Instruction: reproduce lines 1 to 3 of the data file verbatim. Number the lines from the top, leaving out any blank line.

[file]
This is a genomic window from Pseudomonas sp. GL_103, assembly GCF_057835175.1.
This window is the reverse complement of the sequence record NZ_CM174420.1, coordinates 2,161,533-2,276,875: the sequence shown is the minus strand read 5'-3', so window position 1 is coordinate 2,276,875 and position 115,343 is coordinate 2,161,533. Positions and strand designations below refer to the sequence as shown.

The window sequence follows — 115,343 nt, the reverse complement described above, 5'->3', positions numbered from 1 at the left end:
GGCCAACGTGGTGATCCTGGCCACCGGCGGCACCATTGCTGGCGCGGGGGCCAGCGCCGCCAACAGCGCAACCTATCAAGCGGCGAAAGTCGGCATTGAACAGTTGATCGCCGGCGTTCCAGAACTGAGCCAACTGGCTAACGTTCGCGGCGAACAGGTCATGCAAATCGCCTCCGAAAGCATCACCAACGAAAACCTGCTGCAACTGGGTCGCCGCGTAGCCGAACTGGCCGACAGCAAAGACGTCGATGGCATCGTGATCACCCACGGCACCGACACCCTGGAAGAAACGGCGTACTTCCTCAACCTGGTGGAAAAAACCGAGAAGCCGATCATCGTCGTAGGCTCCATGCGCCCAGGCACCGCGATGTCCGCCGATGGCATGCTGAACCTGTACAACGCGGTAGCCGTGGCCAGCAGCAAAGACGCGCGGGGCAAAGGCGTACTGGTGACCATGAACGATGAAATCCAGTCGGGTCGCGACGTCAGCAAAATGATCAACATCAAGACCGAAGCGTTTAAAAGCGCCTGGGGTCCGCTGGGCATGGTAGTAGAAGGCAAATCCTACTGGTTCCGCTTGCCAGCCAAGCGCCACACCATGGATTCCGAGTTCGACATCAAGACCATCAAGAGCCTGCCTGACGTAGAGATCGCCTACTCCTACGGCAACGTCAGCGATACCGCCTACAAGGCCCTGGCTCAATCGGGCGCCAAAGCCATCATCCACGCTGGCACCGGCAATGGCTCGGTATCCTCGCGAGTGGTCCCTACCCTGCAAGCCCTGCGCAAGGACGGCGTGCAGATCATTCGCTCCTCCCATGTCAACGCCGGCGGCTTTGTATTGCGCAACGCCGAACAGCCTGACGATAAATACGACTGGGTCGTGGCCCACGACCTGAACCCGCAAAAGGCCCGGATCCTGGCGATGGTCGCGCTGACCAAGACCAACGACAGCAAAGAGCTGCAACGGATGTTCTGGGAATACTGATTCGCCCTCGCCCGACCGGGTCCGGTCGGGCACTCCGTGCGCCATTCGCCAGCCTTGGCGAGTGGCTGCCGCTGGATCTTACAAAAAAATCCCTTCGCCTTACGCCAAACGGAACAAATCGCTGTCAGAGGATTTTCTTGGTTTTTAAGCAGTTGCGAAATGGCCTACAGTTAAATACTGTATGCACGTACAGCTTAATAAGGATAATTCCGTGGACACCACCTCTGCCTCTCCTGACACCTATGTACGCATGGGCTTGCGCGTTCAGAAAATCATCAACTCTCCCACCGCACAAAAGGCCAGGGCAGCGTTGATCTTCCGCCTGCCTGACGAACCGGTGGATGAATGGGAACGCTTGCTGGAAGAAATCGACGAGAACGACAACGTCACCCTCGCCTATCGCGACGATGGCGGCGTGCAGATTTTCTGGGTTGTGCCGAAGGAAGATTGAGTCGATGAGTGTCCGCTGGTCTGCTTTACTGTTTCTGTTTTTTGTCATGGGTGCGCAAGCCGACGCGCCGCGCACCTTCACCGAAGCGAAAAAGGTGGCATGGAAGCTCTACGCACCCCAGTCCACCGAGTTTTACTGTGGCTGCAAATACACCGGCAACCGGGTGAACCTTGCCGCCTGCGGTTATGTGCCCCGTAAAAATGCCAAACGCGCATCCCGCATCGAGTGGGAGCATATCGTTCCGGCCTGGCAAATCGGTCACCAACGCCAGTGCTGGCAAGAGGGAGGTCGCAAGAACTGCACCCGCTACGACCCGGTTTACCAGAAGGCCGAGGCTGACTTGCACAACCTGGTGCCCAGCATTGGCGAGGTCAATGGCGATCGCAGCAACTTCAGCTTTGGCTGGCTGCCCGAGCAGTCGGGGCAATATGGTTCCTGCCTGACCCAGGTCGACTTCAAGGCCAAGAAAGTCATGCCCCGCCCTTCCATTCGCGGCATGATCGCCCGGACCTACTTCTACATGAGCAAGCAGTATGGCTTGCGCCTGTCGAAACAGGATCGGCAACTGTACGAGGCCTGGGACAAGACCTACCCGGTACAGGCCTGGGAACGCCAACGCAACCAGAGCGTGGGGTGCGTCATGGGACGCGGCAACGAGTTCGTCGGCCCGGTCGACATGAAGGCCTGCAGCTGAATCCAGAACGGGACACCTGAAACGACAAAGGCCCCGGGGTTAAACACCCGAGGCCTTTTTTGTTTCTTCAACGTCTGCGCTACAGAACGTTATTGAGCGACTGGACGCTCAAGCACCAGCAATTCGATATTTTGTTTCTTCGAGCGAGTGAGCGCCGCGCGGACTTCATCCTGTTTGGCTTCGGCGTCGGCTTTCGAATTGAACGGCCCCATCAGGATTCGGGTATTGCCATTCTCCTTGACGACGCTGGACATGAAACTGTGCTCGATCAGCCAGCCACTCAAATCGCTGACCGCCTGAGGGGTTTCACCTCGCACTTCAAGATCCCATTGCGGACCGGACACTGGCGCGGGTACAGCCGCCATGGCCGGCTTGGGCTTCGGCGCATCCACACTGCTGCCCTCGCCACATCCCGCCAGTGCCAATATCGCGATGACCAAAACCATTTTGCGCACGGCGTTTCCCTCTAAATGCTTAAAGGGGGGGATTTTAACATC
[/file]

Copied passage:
This is a genomic window from Pseudomonas sp. GL_103, assembly GCF_057835175.1.
This window is the reverse complement of the sequence record NZ_CM174420.1, coordinates 2,161,533-2,276,875: the sequence shown is the minus strand read 5'-3', so window position 1 is coordinate 2,276,875 and position 115,343 is coordinate 2,161,533. Positions and strand designations below refer to the sequence as shown.

The window sequence follows — 115,343 nt, the reverse complement described above, 5'->3', positions numbered from 1 at the left end: